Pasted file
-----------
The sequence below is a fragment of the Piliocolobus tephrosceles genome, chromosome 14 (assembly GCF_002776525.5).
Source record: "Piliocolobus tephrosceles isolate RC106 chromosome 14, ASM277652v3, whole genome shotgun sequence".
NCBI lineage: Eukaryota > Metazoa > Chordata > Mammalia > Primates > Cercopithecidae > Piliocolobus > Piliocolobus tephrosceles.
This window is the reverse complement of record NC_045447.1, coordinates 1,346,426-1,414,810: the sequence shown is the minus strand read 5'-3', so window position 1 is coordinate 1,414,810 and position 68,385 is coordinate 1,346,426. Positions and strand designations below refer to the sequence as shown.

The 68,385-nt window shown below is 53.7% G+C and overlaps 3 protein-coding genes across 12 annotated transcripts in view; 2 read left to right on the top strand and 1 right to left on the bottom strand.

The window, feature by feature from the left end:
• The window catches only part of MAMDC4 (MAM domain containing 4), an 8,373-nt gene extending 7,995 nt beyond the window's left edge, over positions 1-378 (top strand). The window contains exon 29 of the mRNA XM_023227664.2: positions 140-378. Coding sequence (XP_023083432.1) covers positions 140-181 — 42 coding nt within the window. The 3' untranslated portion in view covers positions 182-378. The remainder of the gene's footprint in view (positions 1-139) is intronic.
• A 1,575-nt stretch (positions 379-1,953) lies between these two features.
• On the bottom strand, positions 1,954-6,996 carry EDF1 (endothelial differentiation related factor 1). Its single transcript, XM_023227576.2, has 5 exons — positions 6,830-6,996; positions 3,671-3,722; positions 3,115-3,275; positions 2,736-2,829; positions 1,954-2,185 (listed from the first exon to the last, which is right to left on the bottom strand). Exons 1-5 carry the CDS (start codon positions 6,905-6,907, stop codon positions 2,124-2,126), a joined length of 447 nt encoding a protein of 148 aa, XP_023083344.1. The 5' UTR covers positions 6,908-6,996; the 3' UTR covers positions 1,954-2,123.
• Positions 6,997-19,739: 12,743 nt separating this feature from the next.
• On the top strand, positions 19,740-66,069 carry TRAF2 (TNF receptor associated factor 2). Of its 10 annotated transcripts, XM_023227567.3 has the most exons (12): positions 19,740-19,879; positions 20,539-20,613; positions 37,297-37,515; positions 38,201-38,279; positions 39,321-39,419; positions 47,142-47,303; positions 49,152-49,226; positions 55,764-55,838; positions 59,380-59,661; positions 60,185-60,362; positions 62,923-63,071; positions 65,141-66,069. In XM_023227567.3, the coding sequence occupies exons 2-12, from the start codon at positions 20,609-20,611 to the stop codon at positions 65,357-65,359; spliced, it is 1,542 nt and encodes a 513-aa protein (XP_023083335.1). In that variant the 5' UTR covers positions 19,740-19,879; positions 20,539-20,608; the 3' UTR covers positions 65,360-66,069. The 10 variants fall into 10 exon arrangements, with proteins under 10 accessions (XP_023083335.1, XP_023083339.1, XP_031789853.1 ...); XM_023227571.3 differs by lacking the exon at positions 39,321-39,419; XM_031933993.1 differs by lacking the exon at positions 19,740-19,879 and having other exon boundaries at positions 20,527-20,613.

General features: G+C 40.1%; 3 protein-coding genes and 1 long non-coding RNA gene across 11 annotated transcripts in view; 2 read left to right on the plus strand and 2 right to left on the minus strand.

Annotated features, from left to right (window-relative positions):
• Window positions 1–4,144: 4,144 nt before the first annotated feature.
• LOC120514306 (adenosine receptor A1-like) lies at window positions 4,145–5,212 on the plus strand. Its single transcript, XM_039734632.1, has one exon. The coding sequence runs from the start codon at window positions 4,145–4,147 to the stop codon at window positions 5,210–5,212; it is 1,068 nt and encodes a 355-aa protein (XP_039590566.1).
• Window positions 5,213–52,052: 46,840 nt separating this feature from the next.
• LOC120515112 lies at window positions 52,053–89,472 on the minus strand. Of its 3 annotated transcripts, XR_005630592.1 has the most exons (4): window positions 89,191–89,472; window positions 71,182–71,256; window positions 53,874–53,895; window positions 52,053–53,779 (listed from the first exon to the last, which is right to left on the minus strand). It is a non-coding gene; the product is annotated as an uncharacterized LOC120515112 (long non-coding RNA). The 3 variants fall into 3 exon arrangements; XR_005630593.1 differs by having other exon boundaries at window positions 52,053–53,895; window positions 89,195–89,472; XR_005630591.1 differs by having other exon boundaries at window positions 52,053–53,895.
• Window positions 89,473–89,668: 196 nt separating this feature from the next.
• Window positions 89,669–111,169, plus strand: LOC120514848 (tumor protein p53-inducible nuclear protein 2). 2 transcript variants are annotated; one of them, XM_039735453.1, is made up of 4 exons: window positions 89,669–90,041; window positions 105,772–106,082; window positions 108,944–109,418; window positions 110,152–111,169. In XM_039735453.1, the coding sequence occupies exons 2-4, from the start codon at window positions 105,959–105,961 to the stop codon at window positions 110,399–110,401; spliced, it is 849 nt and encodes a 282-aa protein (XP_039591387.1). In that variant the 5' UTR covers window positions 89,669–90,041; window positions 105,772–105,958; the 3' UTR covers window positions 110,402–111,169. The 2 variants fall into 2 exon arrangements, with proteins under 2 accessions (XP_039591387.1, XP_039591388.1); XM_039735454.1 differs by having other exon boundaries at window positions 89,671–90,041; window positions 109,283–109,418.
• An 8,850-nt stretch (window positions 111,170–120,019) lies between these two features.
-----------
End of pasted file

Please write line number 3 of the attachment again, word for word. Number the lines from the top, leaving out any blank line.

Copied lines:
NCBI lineage: Eukaryota > Metazoa > Chordata > Mammalia > Primates > Cercopithecidae > Piliocolobus > Piliocolobus tephrosceles.